Mayor Jim Kenney on Thursday will propose significant new investment in students who attend the Community College of Philadelphia: $63 million over five years for scholarships that could make it tuition-free for thousands of people.
City residents from low- and moderate-income families who attend full time and who graduated from a Philadelphia high school — public, private, cyber, or home school — would be eligible. The scholarships would cover tuition not already paid for with state or federal aid, as well as $1,500 per semester for food, books, and transportation.
The college also would provide students with enhanced coaching, academic advising, and tutoring to keep them on track to get their associate degrees within three years.
City officials estimate the aid would help 6,500 students over five years — 2,300 of them in 2020-21. That’s equivalent to nearly half of the college’s full-time enrollment in fall 2019, which was 4,763.
“We want to make sure we prepare Philadelphia high school students for economic prosperity,” said Otis Hackney, chief education officer for the city.
The budget Kenney will unveil in an address before City Council on Thursday will also propose giving the college an additional $20 million over five years for staff and other support for the new scholarship program, and a one-time $4 million boost for capital projects.
The new money comes in addition to the $36.1 million the city provides the college annually.
Some members of City Council have proposed more money for the college in past years, and this week suggested “training stipends” for community college students as part of a poverty action plan. Whether they will go for Kenney’s plan is uncertain.
“We’re pretty optimistic that this will get a lot of support,” said Rob Dubow, city finance director.
The additional money would not require new or increased taxes, but come from general funds, Dubow said.
In total, the mayor will request about $18.4 million in new money for the college next year, $10.4 million for the scholarships, $4 million for supports, and $4 million for capital.
The scholarships are patterned after a similar program at the City University of New York, said Maari Porter, deputy chief of staff for policy and strategic initiatives, who noted that about 200 communities nationwide and nearly half the states have variations.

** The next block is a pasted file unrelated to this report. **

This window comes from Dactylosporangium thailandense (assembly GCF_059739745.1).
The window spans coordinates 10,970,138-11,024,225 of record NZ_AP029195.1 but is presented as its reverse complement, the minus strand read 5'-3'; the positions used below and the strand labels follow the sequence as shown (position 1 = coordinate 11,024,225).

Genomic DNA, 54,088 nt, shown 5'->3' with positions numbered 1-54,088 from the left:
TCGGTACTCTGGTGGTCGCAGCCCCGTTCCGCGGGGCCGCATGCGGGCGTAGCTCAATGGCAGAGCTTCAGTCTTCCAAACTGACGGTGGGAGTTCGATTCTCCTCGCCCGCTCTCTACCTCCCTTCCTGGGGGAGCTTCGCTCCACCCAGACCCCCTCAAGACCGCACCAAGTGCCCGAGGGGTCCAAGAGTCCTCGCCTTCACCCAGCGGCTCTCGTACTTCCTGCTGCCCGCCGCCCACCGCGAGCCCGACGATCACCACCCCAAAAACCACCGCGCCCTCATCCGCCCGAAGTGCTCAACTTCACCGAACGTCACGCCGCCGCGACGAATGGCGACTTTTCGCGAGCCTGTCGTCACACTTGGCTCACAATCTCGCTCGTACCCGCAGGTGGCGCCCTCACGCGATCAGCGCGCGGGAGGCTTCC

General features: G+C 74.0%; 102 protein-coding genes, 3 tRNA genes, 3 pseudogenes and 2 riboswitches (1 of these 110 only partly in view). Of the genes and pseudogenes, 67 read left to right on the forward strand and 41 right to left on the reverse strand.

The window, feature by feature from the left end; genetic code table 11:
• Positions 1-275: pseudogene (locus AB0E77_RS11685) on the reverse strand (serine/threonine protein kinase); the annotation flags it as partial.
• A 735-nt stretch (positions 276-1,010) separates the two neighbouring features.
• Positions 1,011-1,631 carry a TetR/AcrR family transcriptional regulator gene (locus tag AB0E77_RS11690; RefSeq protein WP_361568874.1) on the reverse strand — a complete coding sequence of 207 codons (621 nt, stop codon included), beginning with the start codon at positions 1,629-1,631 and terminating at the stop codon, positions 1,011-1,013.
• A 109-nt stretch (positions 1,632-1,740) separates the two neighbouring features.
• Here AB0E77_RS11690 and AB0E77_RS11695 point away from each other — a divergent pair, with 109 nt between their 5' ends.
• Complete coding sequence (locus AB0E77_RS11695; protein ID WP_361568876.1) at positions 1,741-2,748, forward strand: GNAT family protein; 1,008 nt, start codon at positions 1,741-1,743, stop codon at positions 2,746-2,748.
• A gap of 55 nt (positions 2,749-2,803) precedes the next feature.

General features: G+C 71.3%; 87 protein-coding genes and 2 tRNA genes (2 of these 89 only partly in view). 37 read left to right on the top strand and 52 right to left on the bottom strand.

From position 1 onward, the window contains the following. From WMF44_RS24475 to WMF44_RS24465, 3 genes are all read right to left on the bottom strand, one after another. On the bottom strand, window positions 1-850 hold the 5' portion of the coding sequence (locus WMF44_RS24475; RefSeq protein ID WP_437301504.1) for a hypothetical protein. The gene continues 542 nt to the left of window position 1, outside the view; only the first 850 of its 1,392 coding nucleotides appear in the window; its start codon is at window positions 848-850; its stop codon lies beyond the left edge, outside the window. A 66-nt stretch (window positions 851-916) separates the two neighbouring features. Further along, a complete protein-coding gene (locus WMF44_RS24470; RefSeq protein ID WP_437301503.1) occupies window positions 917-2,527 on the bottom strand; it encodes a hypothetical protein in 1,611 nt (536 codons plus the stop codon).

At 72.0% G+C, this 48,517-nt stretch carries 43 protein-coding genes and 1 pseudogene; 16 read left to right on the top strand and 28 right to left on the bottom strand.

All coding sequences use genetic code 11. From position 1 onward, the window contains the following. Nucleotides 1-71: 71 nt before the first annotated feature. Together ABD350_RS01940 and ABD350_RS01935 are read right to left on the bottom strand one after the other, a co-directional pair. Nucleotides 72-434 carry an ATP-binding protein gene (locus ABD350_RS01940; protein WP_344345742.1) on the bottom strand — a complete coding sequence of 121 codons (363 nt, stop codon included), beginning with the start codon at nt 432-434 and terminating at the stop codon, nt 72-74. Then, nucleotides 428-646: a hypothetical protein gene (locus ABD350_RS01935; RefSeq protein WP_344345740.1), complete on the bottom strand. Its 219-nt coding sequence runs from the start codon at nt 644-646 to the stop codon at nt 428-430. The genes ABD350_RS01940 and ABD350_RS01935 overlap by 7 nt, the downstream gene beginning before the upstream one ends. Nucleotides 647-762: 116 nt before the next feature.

Kenney’s plan comes amid other recent scholarship proposals for public colleges in Pennsylvania and New Jersey. Gov. Tom Wolf last month proposed $204 million in tuition assistance for students at Pennsylvania’s 14 universities. Gov. Phil Murphy last month proposed $50 million to allow eligible undergraduate students to attend any four-year public college or university in New Jersey tuition-free for two years. (There’s already a program at community colleges.)
The Community College of Philadelphia launched a scholarship program in 2015, which as of last year had provided aid to 900 students. But that only helped with tuition and only served first-time, full-time freshmen. Kenney’s proposed scholarships would be open to returning students, too.
The goal of the mayor’s proposed program, Porter said, is to allow “students to start and complete — emphasis on complete — a community college education without taking on mountains of student debt.” The college also would aim to improve graduation and retention rates and close the gap between white and black students.
“Currently black students take nearly a year longer to complete than white students, thereby incurring more debt along the way,” Porter said.
Under the program, students whose expected family contribution is less than $15,000 would be eligible for the scholarship. Students must maintain a 2.0 GPA to stay eligible for the scholarship, which is named after Octavius Catto, a prominent educator and civil rights activist from Philadelphia who was murdered in 1871. Undocumented students are eligible to apply, city officials said.
The Philadelphia Inquirer is one of 21 news organizations producing Broke in Philly, a collaborative reporting project on solutions to poverty and the city’s push toward economic justice. See all of our reporting at brokeinphilly.org.